Author(s): Parsons CJ, Bradford BU, Pan CQ, Cheung E, Schauer M,
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Abstract Liver fibrosis is characterized by increased synthesis, and decreased degradation, of extracellular matrix (ECM) within the injured tissue. Decreased ECM degradation results, in part, from increased expression of tissue inhibitor of metalloproteinase-1 (TIMP-1), which blocks matrix metalloproteinase (MMP) activity. TIMP-1 is also involved in promoting survival of activated hepatic stellate cells (HSCs), a major source of ECM. This study examined the effects of blocking TIMP-1 activity in a clinically relevant model of established liver fibrosis. Rats were treated with carbon tetrachloride (CCl(4)), or olive oil control, for 6 weeks; 24 days into the treatment, the rats were administered a neutralizing anti-TIMP-1 antibody derived from a fully human combinatorial antibody library (HuCAL), PBS, or an isotype control antibody. Livers from CCl(4)-treated rats exhibited substantial damage, including bridging fibrosis, inflammation, and extensive expression of smooth muscle alpha-actin (alpha-SMA). Compared to controls, rats administered anti-TIMP-1 showed a reduction in collagen accumulation by histological examination and hydroxyproline content. Administration of anti-TIMP-1 resulted in a marked decrease in alpha-SMA staining. Zymography analysis showed antibody treatment decreased the activity of MMP-2. In conclusion, administration of a TIMP-1 antibody attenuated CCl(4)-induced liver fibrosis and decreased HSC activation and MMP-2 activity.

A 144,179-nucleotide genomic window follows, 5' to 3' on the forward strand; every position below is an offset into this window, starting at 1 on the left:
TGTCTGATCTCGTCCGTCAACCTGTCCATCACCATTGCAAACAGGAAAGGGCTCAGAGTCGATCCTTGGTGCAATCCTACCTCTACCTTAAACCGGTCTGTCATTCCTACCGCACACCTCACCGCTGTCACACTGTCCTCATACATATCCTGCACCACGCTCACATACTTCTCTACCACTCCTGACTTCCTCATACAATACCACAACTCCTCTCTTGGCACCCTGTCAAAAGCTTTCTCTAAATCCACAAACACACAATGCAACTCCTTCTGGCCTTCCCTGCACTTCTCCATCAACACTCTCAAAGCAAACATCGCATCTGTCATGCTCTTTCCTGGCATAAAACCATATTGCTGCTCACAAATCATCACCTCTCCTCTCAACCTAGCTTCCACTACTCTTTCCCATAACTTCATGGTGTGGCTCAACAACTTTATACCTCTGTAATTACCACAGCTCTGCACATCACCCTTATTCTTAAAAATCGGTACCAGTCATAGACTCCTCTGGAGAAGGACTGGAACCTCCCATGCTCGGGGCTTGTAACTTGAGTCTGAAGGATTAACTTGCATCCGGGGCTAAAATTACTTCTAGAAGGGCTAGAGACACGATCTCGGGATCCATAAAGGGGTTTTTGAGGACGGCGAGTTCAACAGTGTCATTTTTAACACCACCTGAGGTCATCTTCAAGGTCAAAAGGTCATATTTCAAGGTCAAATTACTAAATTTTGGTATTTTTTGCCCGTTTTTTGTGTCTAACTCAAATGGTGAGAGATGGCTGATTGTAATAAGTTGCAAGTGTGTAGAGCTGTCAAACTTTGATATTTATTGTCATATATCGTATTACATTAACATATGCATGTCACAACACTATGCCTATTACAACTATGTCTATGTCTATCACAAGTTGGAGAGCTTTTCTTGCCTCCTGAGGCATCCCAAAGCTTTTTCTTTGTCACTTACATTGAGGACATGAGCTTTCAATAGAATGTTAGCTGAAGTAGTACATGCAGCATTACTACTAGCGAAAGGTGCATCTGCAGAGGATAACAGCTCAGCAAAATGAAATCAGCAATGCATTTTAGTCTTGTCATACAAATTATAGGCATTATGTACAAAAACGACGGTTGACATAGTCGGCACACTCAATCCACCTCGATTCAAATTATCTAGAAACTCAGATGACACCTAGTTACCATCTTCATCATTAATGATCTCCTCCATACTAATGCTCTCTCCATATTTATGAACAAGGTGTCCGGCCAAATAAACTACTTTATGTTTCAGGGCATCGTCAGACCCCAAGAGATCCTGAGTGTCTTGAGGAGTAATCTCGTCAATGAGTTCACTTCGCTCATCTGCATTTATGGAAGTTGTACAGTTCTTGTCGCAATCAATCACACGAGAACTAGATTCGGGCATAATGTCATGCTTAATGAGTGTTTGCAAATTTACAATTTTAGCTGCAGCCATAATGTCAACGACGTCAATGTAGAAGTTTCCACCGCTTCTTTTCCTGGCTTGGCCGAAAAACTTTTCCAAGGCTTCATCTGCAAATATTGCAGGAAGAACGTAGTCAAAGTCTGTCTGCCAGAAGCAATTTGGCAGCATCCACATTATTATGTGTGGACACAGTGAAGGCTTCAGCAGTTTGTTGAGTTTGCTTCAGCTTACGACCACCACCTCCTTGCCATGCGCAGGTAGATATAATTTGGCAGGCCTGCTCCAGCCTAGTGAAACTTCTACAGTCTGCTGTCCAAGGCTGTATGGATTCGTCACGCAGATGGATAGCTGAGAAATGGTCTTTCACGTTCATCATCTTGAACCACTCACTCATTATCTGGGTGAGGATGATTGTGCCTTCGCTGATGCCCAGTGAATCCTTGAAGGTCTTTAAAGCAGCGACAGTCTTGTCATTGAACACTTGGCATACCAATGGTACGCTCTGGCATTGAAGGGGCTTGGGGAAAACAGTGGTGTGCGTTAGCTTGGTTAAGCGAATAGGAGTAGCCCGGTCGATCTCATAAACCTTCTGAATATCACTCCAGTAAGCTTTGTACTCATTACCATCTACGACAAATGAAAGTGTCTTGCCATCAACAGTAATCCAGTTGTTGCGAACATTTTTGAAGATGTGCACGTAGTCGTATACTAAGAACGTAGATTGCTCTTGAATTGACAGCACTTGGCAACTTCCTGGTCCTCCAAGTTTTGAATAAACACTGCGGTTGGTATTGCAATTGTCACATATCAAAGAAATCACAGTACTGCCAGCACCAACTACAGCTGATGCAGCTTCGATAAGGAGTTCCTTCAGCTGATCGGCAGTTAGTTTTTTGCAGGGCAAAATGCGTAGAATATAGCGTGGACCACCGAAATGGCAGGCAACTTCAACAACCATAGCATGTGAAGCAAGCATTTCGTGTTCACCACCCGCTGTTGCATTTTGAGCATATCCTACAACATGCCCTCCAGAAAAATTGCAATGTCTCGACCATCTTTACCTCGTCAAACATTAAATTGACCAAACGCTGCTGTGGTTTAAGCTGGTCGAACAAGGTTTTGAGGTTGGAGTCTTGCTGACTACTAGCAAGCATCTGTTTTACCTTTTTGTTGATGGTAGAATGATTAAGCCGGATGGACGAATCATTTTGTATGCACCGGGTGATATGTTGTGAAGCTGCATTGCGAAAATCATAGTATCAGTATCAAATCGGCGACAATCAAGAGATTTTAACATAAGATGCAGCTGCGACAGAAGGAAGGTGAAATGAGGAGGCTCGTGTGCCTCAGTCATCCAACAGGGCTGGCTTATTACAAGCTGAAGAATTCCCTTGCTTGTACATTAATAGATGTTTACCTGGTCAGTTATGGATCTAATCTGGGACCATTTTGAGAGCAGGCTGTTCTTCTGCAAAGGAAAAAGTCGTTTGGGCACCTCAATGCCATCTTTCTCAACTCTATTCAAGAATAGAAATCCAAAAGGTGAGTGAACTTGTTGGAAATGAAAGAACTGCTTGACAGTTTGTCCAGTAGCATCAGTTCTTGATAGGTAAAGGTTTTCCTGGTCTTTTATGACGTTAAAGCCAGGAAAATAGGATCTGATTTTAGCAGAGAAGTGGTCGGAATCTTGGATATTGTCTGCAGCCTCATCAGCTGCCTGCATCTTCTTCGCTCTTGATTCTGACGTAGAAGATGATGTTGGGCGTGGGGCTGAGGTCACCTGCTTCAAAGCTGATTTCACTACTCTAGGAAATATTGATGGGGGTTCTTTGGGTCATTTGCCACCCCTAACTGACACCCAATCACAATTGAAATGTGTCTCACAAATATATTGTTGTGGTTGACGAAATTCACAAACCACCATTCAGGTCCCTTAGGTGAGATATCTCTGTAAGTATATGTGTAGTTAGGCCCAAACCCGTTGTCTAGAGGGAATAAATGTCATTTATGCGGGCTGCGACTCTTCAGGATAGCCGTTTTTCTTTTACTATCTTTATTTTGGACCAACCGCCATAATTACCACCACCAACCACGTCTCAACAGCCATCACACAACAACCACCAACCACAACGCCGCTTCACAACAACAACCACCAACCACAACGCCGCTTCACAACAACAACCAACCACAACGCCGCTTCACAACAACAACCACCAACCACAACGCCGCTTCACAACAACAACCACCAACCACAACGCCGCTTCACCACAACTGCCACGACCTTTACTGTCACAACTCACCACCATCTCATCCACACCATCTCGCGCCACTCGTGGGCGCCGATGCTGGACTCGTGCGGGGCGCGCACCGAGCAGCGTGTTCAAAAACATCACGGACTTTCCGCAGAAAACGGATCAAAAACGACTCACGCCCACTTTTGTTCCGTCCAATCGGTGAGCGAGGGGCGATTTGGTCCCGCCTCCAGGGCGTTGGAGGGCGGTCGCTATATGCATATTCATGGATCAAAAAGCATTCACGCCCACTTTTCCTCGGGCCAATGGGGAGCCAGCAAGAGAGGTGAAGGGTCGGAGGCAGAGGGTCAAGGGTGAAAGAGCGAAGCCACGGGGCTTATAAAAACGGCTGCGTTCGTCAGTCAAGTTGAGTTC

This article was published in Hepatology
and referenced in Journal of Gastrointestinal & Digestive System